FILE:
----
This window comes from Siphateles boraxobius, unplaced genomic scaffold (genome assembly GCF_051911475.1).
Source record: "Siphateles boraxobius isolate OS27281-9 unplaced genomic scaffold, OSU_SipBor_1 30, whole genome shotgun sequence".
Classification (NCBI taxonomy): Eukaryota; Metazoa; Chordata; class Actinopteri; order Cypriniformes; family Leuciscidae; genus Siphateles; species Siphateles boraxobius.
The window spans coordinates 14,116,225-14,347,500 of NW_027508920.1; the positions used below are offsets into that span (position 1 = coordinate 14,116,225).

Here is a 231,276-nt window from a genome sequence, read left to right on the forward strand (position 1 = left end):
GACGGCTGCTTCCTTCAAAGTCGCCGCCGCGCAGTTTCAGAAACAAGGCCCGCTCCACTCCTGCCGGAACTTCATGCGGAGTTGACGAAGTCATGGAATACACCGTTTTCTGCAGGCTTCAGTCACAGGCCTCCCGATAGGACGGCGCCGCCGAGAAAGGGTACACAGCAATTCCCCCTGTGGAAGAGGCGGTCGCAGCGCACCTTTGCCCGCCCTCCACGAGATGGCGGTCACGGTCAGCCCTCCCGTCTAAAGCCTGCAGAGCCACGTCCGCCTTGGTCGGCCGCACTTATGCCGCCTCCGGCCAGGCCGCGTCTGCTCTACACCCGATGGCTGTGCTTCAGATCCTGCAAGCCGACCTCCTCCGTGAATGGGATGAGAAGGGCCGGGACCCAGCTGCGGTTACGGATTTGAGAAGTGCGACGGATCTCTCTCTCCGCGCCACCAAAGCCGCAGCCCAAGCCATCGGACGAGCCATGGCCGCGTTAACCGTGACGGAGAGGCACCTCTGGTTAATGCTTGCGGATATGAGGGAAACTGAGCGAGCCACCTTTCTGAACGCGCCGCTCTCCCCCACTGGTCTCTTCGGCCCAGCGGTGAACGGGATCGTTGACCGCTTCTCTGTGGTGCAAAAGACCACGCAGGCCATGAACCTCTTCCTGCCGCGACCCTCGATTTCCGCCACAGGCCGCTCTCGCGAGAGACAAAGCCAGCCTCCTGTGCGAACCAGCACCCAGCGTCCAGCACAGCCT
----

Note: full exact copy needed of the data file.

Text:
This window comes from Siphateles boraxobius, unplaced genomic scaffold (genome assembly GCF_051911475.1).
Source record: "Siphateles boraxobius isolate OS27281-9 unplaced genomic scaffold, OSU_SipBor_1 30, whole genome shotgun sequence".
Classification (NCBI taxonomy): Eukaryota; Metazoa; Chordata; class Actinopteri; order Cypriniformes; family Leuciscidae; genus Siphateles; species Siphateles boraxobius.
The window spans coordinates 14,116,225-14,347,500 of NW_027508920.1; the positions used below are offsets into that span (position 1 = coordinate 14,116,225).

Here is a 231,276-nt window from a genome sequence, read left to right on the forward strand (position 1 = left end):
GACGGCTGCTTCCTTCAAAGTCGCCGCCGCGCAGTTTCAGAAACAAGGCCCGCTCCACTCCTGCCGGAACTTCATGCGGAGTTGACGAAGTCATGGAATACACCGTTTTCTGCAGGCTTCAGTCACAGGCCTCCCGATAGGACGGCGCCGCCGAGAAAGGGTACACAGCAATTCCCCCTGTGGAAGAGGCGGTCGCAGCGCACCTTTGCCCGCCCTCCACGAGATGGCGGTCACGGTCAGCCCTCCCGTCTAAAGCCTGCAGAGCCACGTCCGCCTTGGTCGGCCGCACTTATGCCGCCTCCGGCCAGGCCGCGTCTGCTCTACACCCGATGGCTGTGCTTCAGATCCTGCAAGCCGACCTCCTCCGTGAATGGGATGAGAAGGGCCGGGACCCAGCTGCGGTTACGGATTTGAGAAGTGCGACGGATCTCTCTCTCCGCGCCACCAAAGCCGCAGCCCAAGCCATCGGACGAGCCATGGCCGCGTTAACCGTGACGGAGAGGCACCTCTGGTTAATGCTTGCGGATATGAGGGAAACTGAGCGAGCCACCTTTCTGAACGCGCCGCTCTCCCCCACTGGTCTCTTCGGCCCAGCGGTGAACGGGATCGTTGACCGCTTCTCTGTGGTGCAAAAGACCACGCAGGCCATGAACCTCTTCCTGCCGCGACCCTCGATTTCCGCCACAGGCCGCTCTCGCGAGAGACAAAGCCAGCCTCCTGTGCGAACCAGCACCCAGCGTCCAGCACAGCCT